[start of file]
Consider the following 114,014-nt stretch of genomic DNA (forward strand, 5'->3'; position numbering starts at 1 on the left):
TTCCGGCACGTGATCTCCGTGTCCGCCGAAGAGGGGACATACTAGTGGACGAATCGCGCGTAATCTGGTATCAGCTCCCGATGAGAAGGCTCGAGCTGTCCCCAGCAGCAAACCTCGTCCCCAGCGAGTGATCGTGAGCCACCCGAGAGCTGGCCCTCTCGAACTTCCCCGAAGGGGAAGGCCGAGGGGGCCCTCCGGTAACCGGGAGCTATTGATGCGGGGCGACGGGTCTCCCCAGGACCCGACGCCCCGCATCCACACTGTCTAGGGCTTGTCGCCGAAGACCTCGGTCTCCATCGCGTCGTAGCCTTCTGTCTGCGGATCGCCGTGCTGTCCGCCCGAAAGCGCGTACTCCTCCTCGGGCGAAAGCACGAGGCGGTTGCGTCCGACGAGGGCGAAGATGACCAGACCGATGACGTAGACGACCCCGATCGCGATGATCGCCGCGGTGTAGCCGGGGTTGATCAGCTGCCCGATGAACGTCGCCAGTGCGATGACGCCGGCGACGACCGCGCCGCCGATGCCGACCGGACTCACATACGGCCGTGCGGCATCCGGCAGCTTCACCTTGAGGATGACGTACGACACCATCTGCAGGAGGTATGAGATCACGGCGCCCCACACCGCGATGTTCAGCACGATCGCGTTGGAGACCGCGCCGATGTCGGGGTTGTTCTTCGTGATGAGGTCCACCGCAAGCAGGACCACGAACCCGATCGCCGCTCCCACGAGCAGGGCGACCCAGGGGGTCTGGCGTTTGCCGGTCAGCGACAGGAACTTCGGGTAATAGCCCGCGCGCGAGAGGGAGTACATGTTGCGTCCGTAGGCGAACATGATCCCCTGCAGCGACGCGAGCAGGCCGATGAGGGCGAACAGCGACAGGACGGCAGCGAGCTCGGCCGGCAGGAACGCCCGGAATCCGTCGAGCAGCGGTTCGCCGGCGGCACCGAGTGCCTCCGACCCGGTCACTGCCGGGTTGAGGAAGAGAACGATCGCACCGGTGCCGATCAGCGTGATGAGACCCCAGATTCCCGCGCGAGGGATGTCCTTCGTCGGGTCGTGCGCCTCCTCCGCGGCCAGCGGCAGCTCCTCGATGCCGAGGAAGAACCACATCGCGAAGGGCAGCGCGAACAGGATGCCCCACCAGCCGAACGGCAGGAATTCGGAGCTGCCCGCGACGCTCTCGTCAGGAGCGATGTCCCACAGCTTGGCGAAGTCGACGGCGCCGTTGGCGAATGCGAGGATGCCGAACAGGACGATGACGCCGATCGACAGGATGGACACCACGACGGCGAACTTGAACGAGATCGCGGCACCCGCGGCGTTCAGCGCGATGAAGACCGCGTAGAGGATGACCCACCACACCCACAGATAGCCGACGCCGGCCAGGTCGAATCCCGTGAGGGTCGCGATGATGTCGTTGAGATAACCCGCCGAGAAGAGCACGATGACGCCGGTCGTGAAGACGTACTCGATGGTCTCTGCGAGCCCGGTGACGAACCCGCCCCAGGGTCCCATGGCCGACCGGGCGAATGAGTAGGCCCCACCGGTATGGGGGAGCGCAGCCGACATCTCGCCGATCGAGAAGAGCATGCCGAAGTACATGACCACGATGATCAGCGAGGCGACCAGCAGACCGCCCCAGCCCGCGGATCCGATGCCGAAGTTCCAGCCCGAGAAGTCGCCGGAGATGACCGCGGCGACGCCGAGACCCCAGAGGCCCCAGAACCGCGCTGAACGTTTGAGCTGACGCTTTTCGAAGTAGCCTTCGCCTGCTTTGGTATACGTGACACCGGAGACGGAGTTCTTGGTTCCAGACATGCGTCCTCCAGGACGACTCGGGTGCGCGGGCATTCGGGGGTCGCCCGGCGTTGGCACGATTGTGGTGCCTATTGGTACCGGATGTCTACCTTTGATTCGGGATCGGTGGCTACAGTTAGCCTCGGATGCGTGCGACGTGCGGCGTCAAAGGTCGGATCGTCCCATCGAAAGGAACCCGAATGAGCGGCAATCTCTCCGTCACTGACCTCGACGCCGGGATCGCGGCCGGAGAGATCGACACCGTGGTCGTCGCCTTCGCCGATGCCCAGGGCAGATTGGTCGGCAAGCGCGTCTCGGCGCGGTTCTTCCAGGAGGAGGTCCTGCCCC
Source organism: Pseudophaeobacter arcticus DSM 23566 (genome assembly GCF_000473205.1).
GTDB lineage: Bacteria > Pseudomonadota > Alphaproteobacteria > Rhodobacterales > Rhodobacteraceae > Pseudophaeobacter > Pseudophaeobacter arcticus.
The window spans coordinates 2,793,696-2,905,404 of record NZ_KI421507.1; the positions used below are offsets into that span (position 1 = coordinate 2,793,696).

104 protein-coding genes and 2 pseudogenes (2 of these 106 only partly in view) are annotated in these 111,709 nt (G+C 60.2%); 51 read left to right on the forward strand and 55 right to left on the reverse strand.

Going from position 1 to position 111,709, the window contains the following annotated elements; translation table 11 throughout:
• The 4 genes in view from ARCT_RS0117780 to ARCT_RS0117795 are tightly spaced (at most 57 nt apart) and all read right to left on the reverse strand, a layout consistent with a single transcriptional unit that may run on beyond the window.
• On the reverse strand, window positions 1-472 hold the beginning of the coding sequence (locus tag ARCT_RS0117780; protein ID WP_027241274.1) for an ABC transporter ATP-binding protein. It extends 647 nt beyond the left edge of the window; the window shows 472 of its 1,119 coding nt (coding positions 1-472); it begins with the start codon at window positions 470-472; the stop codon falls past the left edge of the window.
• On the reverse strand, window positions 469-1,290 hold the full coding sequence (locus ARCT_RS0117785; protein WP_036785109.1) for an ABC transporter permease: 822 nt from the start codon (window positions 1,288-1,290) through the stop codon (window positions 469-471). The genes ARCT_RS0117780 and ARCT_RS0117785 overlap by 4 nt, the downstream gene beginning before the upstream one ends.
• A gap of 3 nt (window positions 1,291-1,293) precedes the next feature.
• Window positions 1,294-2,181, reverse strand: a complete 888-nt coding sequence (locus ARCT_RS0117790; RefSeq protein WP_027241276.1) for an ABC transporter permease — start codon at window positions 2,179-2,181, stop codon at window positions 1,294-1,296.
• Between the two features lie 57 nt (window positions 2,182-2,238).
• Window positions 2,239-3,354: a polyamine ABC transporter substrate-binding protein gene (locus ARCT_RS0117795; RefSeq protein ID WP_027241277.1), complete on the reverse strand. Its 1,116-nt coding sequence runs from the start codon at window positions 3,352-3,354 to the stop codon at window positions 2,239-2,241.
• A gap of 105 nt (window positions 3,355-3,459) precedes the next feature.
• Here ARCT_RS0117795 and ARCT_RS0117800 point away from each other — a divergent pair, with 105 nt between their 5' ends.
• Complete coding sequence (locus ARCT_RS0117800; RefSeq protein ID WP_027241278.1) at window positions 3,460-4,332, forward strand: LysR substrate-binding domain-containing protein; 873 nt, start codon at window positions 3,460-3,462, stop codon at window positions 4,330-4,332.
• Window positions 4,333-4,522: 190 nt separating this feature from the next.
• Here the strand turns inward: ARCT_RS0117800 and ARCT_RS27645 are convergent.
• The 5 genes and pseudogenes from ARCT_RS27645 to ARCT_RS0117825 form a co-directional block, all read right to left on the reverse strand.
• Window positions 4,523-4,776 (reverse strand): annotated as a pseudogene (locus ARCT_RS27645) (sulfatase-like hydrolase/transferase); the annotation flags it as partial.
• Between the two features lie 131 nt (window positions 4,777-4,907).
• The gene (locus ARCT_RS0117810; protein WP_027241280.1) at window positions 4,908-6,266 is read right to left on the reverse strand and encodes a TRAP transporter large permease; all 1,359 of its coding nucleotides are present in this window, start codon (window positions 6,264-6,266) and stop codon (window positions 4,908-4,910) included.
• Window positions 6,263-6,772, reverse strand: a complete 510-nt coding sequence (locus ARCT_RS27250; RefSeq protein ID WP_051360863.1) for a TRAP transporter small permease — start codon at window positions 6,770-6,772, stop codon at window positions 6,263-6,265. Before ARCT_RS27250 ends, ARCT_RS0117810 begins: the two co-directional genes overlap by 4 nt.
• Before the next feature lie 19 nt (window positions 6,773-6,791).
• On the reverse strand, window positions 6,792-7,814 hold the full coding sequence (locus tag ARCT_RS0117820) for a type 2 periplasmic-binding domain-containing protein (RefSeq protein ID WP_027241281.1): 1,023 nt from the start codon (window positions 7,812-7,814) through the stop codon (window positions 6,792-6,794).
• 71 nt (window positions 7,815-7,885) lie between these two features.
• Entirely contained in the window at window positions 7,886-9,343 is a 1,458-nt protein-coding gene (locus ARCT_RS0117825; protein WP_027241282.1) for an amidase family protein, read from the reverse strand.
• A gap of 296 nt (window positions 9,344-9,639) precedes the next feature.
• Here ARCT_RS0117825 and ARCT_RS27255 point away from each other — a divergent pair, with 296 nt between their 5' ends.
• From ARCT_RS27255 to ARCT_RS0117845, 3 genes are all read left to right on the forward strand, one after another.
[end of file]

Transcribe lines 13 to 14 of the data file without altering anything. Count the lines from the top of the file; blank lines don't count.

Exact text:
• Between the two features lie 57 nt (window positions 2,182-2,238).
• Window positions 2,239-3,354: a polyamine ABC transporter substrate-binding protein gene (locus ARCT_RS0117795; RefSeq protein ID WP_027241277.1), complete on the reverse strand. Its 1,116-nt coding sequence runs from the start codon at window positions 3,352-3,354 to the stop codon at window positions 2,239-2,241.